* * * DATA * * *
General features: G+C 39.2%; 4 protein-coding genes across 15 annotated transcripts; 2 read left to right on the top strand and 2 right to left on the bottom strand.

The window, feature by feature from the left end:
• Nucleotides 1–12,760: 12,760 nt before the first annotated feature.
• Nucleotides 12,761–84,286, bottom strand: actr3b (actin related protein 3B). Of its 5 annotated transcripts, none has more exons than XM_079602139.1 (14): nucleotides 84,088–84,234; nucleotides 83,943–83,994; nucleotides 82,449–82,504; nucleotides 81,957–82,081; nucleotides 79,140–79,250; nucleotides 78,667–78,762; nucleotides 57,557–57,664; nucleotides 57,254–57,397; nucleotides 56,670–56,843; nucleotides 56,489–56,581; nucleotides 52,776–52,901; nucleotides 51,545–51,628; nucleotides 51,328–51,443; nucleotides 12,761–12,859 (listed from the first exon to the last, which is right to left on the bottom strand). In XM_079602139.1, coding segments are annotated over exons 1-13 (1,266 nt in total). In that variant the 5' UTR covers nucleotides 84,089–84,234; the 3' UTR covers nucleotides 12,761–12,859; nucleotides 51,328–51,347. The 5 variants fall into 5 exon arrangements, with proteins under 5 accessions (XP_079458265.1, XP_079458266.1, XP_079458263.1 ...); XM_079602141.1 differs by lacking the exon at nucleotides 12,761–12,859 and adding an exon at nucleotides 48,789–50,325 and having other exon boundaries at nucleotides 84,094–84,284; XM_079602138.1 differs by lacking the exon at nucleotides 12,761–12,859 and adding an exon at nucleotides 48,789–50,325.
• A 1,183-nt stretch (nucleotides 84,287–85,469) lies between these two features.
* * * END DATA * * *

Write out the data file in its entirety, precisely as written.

General features: G+C 39.2%; 4 protein-coding genes across 15 annotated transcripts; 2 read left to right on the top strand and 2 right to left on the bottom strand.

The window, feature by feature from the left end:
• Nucleotides 1–12,760: 12,760 nt before the first annotated feature.
• Nucleotides 12,761–84,286, bottom strand: actr3b (actin related protein 3B). Of its 5 annotated transcripts, none has more exons than XM_079602139.1 (14): nucleotides 84,088–84,234; nucleotides 83,943–83,994; nucleotides 82,449–82,504; nucleotides 81,957–82,081; nucleotides 79,140–79,250; nucleotides 78,667–78,762; nucleotides 57,557–57,664; nucleotides 57,254–57,397; nucleotides 56,670–56,843; nucleotides 56,489–56,581; nucleotides 52,776–52,901; nucleotides 51,545–51,628; nucleotides 51,328–51,443; nucleotides 12,761–12,859 (listed from the first exon to the last, which is right to left on the bottom strand). In XM_079602139.1, coding segments are annotated over exons 1-13 (1,266 nt in total). In that variant the 5' UTR covers nucleotides 84,089–84,234; the 3' UTR covers nucleotides 12,761–12,859; nucleotides 51,328–51,347. The 5 variants fall into 5 exon arrangements, with proteins under 5 accessions (XP_079458265.1, XP_079458266.1, XP_079458263.1 ...); XM_079602141.1 differs by lacking the exon at nucleotides 12,761–12,859 and adding an exon at nucleotides 48,789–50,325 and having other exon boundaries at nucleotides 84,094–84,284; XM_079602138.1 differs by lacking the exon at nucleotides 12,761–12,859 and adding an exon at nucleotides 48,789–50,325.
• A 1,183-nt stretch (nucleotides 84,287–85,469) lies between these two features.